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How IKO shingle dimensions provide an advantage

Compare the sizes and advantages of every asphalt roofing shingle IKO produces



This is a Sponsored Post from IKO

Once upon a time, traditional strip or 3-tab shingle dimensions, as well as asphalt shingle dimensions, measured 12 inches wide by 36 inches long. These are still considered standard asphalt shingle dimensions.

 

 

 

 

 

 

 

IKO was among the first manufacturers to introduce the “metric-size” roofing shingle, defined as being 13-1/4 inches long by 39-3/8 inches wide. Admittedly, it’s rather confusing to call a shingle “metric” and then proceed to define it in Imperial measure; however, 39-3/8 inches is the equivalent of one meter.

This increase in size provided greater coverage and exposure. It’s estimated that the larger size allowed installers to lay a roof up to 10 percent faster than with the smaller standard-sized shingle, providing a considerable time and labor-saving advantage.

 

 

 

 

 

 

 

 

Below is a handy chart to check IKO shingle dimensions at a glance.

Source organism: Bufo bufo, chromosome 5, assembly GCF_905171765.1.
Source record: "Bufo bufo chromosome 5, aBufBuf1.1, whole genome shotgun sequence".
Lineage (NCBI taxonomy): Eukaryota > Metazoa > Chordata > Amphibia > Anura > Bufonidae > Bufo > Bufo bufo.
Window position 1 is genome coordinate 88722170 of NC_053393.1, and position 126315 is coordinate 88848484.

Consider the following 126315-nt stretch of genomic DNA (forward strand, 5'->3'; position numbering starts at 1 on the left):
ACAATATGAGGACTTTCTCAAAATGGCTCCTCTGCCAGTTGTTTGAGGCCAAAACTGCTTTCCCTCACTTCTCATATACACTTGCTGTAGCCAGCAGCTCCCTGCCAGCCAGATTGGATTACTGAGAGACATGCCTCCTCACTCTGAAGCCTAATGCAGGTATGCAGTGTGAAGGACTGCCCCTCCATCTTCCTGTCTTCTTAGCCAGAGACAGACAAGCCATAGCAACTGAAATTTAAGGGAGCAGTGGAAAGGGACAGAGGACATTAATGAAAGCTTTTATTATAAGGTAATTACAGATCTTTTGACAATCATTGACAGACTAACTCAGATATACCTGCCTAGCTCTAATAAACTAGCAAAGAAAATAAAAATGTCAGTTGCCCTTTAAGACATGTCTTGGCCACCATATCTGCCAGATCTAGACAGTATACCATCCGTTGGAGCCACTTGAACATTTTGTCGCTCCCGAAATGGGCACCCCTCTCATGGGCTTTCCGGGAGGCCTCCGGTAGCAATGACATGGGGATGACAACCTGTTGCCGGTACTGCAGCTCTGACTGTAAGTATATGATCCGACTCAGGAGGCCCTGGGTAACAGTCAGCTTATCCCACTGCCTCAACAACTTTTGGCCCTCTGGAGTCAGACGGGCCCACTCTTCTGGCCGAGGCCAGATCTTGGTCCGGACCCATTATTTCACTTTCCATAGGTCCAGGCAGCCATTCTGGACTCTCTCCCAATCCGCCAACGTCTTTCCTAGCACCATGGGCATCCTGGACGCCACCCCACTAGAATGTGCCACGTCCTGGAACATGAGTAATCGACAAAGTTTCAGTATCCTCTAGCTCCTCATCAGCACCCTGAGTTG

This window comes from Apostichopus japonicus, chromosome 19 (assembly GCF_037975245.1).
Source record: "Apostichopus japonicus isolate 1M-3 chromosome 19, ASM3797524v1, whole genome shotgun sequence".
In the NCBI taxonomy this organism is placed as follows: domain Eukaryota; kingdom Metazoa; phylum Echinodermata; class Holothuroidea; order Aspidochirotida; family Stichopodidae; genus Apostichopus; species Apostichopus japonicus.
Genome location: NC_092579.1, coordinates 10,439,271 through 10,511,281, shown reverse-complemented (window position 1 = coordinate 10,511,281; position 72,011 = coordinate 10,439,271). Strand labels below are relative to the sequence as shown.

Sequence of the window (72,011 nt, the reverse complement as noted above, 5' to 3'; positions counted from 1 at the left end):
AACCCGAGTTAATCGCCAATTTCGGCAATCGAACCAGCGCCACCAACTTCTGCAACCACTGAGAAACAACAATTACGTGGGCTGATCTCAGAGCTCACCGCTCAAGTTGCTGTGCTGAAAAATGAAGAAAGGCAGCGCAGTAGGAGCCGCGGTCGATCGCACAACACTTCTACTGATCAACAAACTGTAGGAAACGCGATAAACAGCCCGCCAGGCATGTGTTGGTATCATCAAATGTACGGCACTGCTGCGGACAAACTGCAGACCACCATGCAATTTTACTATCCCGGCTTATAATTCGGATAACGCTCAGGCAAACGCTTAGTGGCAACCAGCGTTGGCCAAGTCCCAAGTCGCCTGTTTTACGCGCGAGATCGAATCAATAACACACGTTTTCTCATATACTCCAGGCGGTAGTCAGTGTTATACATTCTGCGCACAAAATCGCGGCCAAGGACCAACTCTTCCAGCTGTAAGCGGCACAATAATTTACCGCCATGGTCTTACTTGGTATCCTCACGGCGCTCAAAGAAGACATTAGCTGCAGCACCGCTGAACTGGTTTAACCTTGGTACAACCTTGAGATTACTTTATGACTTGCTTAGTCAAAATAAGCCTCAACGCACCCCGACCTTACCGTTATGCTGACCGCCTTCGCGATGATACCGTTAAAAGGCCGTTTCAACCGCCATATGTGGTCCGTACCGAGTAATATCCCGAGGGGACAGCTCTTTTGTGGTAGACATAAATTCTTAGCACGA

Today, the dimensions of architectural shingles may vary from one manufacturer to another for several reasons, such as the physical limitations of the laminators, the dimensions of the fiberglass mat used (especially if the manufacturer makes its own as IKO does), the profile, cut and shape of the individual shingles or simply to create a point of competitive differentiation.

IKO offers four different categories of quality asphalt shingles: Premium, Performance, Architectural and Traditional (3-tab) Collections. The size and exposure of the shingles within each Collection vary, as shown in the chart above.

For example, IKO MarathonTM and IKO MarathonTM Plus AR belong to the Traditional Collection of 3-tab shingles and possess those standard metric shingles dimensions.

We hope you’ve found these explanations and this comparison chart useful.

Did you know that IKO shingles provide a significant “time and materials” advantage to you as a contractor? Watch the following video to learn more.